The Christmas tree at the Point, department store window displays, and the decorated Nationality Rooms at the University of Pittsburgh are a few of the must-sees during the holiday season in Pittsburgh. In 1999 The Pittsburgh Creche was added to the holiday decorations in town. It quickly became a beloved place to visit at the holidays for residents and visitors alike. This privately-owned manger at the US Steel Plaza is a larger-than-life nativity scene. It is the world’s only replica of the Vatican’s St. Peter’s Square display in Rome.
The Pittsburgh Creche is sponsored by the ecumenical Christian Leaders Fellowship. The organization represents ten bishops and denominational executives in the greater Pittsburgh area. The denominations include: Roman and Byzantine Catholics; Presbyterians; Episcopalians; Baptists; Lutherans; Greek Orthodox; United Methodist; The Salvation Army, and United Church of Christ.
Creche is a French word meaning manger or crib. The custom was first introduced 1223 A.D.(C.E.) in Greccio, Italy by St. Francis of Assisi, the Patron Saint of animals and the environment. His tradition of depicting the manger scene began as a way of portraying the of Jesus’ birth. This simple pastoral scene has been inspiring onlookers for centuries. St. Francis would most likely be pleased to know the tradition continues.
Louis D. Astorino, chairman of the Pittsburgh architectural firm L. D. Astorino Companies, was on a business trip in Rome. While there he visited the Vatican’s Creche. He was so moved he felt compelled to bring a similar one to Pittsburgh. Astorino sought approval from Vatican officials and procured the actual plans for the creche. He then commissioned its gifted sculptor, Pietro Simonelli, to recreate the figures for Pittsburgh’s creche.
Simonelli created masks for many Italian and European opera houses, articles and animals for Italian television programs, and portraits. they are made from a variety of materials. Some were papier-mache, bronze, resin, and terra cotta for private clients.
The creche figures are constructed with a wooden frame. Their their hands, feet, and faces are made from modeling clay. These clay articles were covered with papier-mache and weatherproofed. In keeping with the Vatican tradition, local communities of religious women designed and sewed the garments for the figures.
The stable was built according to Vatican architect Umberto Mezzanna’s plans. It is 64-feet wide, 42-feet high, 36-feet deep and weighs 66,000 pounds. This enormous structure was constructed at the Civic Light Opera Construction Center. Each year it is reassembled in sections. Cranes lift the creche’s panels, which weigh 800 to 1,000 pounds each. JE Scenic Technologies, creators of stage sets for Broadway and local theater productions, brings the plywood and steel recreation to life.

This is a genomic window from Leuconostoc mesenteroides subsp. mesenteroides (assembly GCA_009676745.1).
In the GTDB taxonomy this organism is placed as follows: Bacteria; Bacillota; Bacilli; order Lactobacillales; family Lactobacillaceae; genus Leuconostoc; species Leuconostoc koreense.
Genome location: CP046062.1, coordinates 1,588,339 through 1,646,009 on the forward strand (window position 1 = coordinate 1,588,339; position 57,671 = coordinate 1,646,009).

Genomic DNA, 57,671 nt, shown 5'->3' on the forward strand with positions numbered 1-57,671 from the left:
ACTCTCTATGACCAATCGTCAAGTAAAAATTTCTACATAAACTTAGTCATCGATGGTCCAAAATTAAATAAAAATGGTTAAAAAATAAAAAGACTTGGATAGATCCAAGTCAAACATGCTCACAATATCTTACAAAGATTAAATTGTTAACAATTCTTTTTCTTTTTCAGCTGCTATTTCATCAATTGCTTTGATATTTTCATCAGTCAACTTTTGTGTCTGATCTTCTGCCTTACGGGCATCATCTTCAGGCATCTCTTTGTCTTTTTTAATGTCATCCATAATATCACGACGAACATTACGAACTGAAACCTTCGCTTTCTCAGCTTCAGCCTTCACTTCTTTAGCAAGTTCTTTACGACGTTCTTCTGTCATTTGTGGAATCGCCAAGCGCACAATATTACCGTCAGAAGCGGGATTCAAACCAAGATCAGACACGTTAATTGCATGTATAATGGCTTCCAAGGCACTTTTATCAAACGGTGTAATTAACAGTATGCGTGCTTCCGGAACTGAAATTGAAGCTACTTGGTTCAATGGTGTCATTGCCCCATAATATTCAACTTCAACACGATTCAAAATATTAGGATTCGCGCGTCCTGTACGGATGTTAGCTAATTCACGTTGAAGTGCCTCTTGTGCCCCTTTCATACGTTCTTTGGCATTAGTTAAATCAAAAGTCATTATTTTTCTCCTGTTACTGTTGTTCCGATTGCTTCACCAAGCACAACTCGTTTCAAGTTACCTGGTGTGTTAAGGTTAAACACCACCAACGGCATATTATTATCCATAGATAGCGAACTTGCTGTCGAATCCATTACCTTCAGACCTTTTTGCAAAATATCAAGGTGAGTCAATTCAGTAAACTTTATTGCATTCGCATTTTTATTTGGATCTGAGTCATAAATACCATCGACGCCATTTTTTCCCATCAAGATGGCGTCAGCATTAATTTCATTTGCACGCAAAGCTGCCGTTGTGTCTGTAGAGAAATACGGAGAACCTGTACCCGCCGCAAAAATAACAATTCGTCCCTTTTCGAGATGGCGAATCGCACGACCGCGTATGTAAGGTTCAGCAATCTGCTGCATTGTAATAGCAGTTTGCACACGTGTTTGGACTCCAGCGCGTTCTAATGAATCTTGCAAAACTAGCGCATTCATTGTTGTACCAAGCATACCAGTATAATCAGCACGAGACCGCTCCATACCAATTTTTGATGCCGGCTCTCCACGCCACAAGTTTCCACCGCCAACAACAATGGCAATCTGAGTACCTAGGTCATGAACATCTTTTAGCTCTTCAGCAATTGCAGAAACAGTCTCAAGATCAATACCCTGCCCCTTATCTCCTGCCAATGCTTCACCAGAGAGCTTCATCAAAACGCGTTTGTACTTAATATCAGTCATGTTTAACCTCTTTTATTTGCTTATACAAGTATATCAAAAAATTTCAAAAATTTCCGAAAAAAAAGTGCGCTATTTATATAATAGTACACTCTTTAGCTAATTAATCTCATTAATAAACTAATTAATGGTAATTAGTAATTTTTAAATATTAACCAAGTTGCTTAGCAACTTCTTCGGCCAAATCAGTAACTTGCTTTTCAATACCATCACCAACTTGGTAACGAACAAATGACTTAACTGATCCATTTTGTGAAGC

Initially, the display contained the infant Jesus, Mary, Joseph, the Three Kings, two shepherds, and several animals. In 2000, a unique-to-Pittsburgh figure was added. It was an angel that Simonelli created, which hangs over the crib. More animals were added as well, including a full-sized camel. In 2001, a woman and child, with the woman holding a basket of fruit, were included. In 2002, JE Scenic Technologies created a kneeling shepherd for the creche. The following year they created a full-sized reclining cow. Two more shepherds were added later. In 2007, two additional angels were added. This brought the total figures in the display to 20.
Recreating and maintaining the creche is a collaborative effort with more than 30 organizations and businesses donating materials, labor, and funds. Local musical groups and choruses as well as national singers have performed every year at the creche. One year, Italian bagpipers, in the tradition of ancient shepherds, came from the village of Scapoli in Italy’s Molise region to perform.
The Pittsburgh Christmas creche certainly quickly grew to becoming a beloved tradition. Besides being a scene of reverence, it has become a destination for families to gather and share the holiday spirit. Children are delighted by the sight of the life-like figures. In fact several couples have gotten engaged at the landmark.
The creche is on display from around Thanksgiving through Epiphany in January each year. More than a quarter of a million visitors are expected to visit the creche during that time.
By Janice Lane Palko